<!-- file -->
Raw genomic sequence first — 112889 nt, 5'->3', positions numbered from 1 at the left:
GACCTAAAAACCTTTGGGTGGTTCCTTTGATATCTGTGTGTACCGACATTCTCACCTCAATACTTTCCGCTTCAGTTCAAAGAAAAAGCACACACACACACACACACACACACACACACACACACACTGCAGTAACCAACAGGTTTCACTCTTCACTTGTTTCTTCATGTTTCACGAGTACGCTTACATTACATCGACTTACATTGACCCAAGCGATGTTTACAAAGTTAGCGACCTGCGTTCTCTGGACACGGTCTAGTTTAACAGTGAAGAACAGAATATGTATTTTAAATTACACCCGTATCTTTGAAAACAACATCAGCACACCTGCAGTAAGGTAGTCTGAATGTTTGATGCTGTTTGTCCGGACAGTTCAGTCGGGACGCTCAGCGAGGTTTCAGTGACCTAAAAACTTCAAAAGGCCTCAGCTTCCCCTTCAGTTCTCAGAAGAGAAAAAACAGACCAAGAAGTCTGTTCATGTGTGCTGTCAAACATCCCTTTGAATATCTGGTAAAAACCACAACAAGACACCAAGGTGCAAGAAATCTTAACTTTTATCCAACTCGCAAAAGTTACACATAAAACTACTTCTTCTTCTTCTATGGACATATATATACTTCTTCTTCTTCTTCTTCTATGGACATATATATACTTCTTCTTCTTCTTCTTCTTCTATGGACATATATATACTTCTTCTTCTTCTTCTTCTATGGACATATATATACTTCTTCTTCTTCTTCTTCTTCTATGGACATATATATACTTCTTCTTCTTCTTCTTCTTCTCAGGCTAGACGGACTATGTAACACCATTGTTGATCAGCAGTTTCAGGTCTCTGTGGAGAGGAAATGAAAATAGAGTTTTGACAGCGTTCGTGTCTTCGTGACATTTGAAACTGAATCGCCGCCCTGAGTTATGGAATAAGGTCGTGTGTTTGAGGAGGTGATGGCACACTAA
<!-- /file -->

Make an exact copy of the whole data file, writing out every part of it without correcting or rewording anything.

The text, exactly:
Raw genomic sequence first — 112889 nt, 5'->3', positions numbered from 1 at the left:
GACCTAAAAACCTTTGGGTGGTTCCTTTGATATCTGTGTGTACCGACATTCTCACCTCAATACTTTCCGCTTCAGTTCAAAGAAAAAGCACACACACACACACACACACACACACACACACACACACTGCAGTAACCAACAGGTTTCACTCTTCACTTGTTTCTTCATGTTTCACGAGTACGCTTACATTACATCGACTTACATTGACCCAAGCGATGTTTACAAAGTTAGCGACCTGCGTTCTCTGGACACGGTCTAGTTTAACAGTGAAGAACAGAATATGTATTTTAAATTACACCCGTATCTTTGAAAACAACATCAGCACACCTGCAGTAAGGTAGTCTGAATGTTTGATGCTGTTTGTCCGGACAGTTCAGTCGGGACGCTCAGCGAGGTTTCAGTGACCTAAAAACTTCAAAAGGCCTCAGCTTCCCCTTCAGTTCTCAGAAGAGAAAAAACAGACCAAGAAGTCTGTTCATGTGTGCTGTCAAACATCCCTTTGAATATCTGGTAAAAACCACAACAAGACACCAAGGTGCAAGAAATCTTAACTTTTATCCAACTCGCAAAAGTTACACATAAAACTACTTCTTCTTCTTCTATGGACATATATATACTTCTTCTTCTTCTTCTTCTATGGACATATATATACTTCTTCTTCTTCTTCTTCTTCTATGGACATATATATACTTCTTCTTCTTCTTCTTCTATGGACATATATATACTTCTTCTTCTTCTTCTTCTTCTATGGACATATATATACTTCTTCTTCTTCTTCTTCTTCTCAGGCTAGACGGACTATGTAACACCATTGTTGATCAGCAGTTTCAGGTCTCTGTGGAGAGGAAATGAAAATAGAGTTTTGACAGCGTTCGTGTCTTCGTGACATTTGAAACTGAATCGCCGCCCTGAGTTATGGAATAAGGTCGTGTGTTTGAGGAGGTGATGGCACACTAA